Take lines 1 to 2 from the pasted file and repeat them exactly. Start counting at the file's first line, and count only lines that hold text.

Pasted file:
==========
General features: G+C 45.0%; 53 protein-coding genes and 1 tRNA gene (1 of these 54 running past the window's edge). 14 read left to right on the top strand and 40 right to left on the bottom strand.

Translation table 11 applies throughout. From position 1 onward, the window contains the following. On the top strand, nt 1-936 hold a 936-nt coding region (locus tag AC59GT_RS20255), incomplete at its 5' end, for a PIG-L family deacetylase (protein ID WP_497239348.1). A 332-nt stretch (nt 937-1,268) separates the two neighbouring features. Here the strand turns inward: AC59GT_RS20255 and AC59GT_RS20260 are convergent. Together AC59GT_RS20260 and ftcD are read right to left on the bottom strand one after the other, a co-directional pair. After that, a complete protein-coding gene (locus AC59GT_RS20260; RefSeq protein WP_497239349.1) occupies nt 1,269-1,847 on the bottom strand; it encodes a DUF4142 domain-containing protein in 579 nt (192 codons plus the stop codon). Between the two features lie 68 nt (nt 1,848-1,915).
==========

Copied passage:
General features: G+C 45.0%; 53 protein-coding genes and 1 tRNA gene (1 of these 54 running past the window's edge). 14 read left to right on the top strand and 40 right to left on the bottom strand.

Translation table 11 applies throughout. From position 1 onward, the window contains the following. On the top strand, nt 1-936 hold a 936-nt coding region (locus tag AC59GT_RS20255), incomplete at its 5' end, for a PIG-L family deacetylase (protein ID WP_497239348.1). A 332-nt stretch (nt 937-1,268) separates the two neighbouring features. Here the strand turns inward: AC59GT_RS20255 and AC59GT_RS20260 are convergent. Together AC59GT_RS20260 and ftcD are read right to left on the bottom strand one after the other, a co-directional pair. After that, a complete protein-coding gene (locus AC59GT_RS20260; RefSeq protein WP_497239349.1) occupies nt 1,269-1,847 on the bottom strand; it encodes a DUF4142 domain-containing protein in 579 nt (192 codons plus the stop codon). Between the two features lie 68 nt (nt 1,848-1,915).